On this date in 1974, the William Friedkin film, The Exorcist, entered the 46th Academy Awards with an impressive 10 nominations, including such heavies as Best Picture, Director (William Friedkin), Actress (Ellen Burstyn), Supporting Actress (Linda Blair), Supporting Actor (Jason Miller), Adapted Screenplay (William Peter Blatty), and more. It was a notable and remarkable feat, as the Academy has long been accused of looking down on "genre" films, with only a few exceptions (most notably, The Silence of the Lambs years later). By the time the night was over (marked by the infamous streaker that did little to unsettle David Niven), The Exorcist had made only two trips to the podium, watching instead as The Sting took most of the major awards and the actors and actresses awards being spread among other more conventional films. Despite this, The Exorcist still managed to grab the Oscar for Best Sound and, even more impressively, an Oscar for Best Adapted Screenplay for William Peter Blatty who adapted his own novel to screen.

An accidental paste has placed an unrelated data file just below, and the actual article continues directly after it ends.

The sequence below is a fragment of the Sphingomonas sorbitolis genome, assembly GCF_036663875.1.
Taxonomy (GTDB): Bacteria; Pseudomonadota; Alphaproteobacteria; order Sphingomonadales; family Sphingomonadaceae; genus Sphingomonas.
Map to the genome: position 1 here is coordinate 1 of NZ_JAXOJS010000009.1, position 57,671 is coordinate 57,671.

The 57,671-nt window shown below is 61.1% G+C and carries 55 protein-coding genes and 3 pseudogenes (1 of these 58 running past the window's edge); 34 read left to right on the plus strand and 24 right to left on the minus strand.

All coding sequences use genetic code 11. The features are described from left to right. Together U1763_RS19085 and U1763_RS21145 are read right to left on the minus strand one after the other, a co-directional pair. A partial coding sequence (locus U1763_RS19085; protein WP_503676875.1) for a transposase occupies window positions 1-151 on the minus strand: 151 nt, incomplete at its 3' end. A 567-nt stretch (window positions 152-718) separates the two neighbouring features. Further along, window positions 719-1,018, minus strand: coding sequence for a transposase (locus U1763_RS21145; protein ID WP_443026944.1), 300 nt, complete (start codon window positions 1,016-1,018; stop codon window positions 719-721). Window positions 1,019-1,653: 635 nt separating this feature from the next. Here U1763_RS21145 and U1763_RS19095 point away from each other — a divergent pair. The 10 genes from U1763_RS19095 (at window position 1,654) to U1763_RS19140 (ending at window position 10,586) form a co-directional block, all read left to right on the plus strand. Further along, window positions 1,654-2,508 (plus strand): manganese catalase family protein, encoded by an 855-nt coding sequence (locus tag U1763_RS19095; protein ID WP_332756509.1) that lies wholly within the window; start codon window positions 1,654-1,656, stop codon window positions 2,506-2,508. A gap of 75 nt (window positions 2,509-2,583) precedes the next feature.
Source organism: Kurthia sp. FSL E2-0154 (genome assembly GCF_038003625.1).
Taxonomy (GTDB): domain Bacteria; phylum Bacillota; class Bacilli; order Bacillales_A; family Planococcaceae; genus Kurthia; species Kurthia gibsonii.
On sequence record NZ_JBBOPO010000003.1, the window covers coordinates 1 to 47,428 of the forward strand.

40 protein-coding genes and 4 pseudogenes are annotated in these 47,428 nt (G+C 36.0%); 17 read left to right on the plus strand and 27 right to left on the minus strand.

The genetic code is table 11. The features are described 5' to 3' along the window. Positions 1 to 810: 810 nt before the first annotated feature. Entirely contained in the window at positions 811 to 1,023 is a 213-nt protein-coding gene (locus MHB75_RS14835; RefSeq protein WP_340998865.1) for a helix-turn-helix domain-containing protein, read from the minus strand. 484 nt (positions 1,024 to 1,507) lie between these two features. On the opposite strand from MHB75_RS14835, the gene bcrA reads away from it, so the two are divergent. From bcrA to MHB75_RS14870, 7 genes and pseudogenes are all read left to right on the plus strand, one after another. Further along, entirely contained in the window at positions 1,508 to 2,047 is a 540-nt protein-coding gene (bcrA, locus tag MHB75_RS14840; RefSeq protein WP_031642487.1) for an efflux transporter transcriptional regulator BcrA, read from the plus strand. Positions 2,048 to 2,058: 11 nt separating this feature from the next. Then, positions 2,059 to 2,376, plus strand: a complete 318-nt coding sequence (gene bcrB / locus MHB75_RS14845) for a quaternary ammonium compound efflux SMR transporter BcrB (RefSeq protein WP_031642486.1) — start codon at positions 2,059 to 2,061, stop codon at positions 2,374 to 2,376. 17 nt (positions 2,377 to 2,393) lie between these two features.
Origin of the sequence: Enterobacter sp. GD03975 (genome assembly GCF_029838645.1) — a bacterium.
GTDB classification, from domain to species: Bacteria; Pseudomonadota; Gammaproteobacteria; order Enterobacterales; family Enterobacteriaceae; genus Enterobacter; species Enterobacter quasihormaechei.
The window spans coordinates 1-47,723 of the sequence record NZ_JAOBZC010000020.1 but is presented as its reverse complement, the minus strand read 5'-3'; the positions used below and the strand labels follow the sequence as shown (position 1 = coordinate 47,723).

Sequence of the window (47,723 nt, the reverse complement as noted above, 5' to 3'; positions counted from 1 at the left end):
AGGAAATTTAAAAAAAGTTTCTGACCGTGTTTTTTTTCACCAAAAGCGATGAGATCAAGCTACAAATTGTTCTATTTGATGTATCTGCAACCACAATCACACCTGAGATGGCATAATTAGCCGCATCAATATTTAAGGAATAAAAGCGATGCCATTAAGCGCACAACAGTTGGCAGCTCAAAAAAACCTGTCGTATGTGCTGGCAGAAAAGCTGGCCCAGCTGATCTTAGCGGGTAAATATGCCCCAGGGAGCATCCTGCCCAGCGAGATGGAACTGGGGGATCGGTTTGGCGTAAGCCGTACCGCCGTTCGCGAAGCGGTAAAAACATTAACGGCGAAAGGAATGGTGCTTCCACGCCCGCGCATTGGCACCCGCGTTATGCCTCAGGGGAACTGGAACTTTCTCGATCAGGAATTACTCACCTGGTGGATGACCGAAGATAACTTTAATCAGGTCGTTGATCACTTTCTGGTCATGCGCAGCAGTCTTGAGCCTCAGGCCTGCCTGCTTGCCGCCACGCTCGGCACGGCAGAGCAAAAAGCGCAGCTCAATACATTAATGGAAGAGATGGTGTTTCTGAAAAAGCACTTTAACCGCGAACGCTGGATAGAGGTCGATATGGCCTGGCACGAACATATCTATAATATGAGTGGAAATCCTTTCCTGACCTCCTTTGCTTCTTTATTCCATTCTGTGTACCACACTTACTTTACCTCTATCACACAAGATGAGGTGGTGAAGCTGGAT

In honor of the film's achievement 35 years ago, we thought it would be a good opportunity to pay a visit to two of those infamous locations seen in The Exorcist. The first stop is the "MacNeil House" in Washington D.C.'s Georgetown (see The Exorcist (1973): The MacNeil House) - where so much fog was used to mark the arrival of the character of Father Merrin (Max von Sydow) that nearby-Virginia firefighters rushed to the scene, mistakenly believing that the neighborhood was on fire. Right next to the home used is the infamous staircase where Father Karras took his self-sacrificing leap to save the day (see The Exorcist Steps) - a popular stop for tourists to the area today. The horror genre's moments in Oscar recognition have been few and far between, but here's hoping that a few more gems are on the horizon that even the Academy cannot ignore.
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